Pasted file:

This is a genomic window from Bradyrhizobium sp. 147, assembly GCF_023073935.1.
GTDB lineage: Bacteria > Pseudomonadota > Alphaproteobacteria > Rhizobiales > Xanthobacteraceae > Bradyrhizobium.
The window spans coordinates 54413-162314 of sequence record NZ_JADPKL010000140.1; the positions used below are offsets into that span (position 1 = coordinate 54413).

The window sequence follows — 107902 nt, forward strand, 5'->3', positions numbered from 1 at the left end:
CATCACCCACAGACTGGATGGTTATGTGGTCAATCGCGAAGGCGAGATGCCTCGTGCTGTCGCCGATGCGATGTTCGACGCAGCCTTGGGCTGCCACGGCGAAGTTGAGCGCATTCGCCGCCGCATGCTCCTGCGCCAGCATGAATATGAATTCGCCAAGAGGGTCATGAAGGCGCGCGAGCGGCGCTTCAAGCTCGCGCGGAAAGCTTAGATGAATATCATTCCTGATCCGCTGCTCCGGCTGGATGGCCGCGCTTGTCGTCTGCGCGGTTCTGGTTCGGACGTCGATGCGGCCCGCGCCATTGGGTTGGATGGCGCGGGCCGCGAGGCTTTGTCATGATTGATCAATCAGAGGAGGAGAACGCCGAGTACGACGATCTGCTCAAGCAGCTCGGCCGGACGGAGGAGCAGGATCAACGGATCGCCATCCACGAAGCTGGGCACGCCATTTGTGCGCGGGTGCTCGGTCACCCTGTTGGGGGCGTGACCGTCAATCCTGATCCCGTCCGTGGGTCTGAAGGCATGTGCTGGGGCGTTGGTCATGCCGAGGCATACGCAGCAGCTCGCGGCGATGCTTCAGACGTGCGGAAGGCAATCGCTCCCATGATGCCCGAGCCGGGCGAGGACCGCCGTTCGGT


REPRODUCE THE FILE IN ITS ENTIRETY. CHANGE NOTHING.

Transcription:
This is a genomic window from Bradyrhizobium sp. 147, assembly GCF_023073935.1.
GTDB lineage: Bacteria > Pseudomonadota > Alphaproteobacteria > Rhizobiales > Xanthobacteraceae > Bradyrhizobium.
The window spans coordinates 54413-162314 of sequence record NZ_JADPKL010000140.1; the positions used below are offsets into that span (position 1 = coordinate 54413).

The window sequence follows — 107902 nt, forward strand, 5'->3', positions numbered from 1 at the left end:
CATCACCCACAGACTGGATGGTTATGTGGTCAATCGCGAAGGCGAGATGCCTCGTGCTGTCGCCGATGCGATGTTCGACGCAGCCTTGGGCTGCCACGGCGAAGTTGAGCGCATTCGCCGCCGCATGCTCCTGCGCCAGCATGAATATGAATTCGCCAAGAGGGTCATGAAGGCGCGCGAGCGGCGCTTCAAGCTCGCGCGGAAAGCTTAGATGAATATCATTCCTGATCCGCTGCTCCGGCTGGATGGCCGCGCTTGTCGTCTGCGCGGTTCTGGTTCGGACGTCGATGCGGCCCGCGCCATTGGGTTGGATGGCGCGGGCCGCGAGGCTTTGTCATGATTGATCAATCAGAGGAGGAGAACGCCGAGTACGACGATCTGCTCAAGCAGCTCGGCCGGACGGAGGAGCAGGATCAACGGATCGCCATCCACGAAGCTGGGCACGCCATTTGTGCGCGGGTGCTCGGTCACCCTGTTGGGGGCGTGACCGTCAATCCTGATCCCGTCCGTGGGTCTGAAGGCATGTGCTGGGGCGTTGGTCATGCCGAGGCATACGCAGCAGCTCGCGGCGATGCTTCAGACGTGCGGAAGGCAATCGCTCCCATGATGCCCGAGCCGGGCGAGGACCGCCGTTCGGT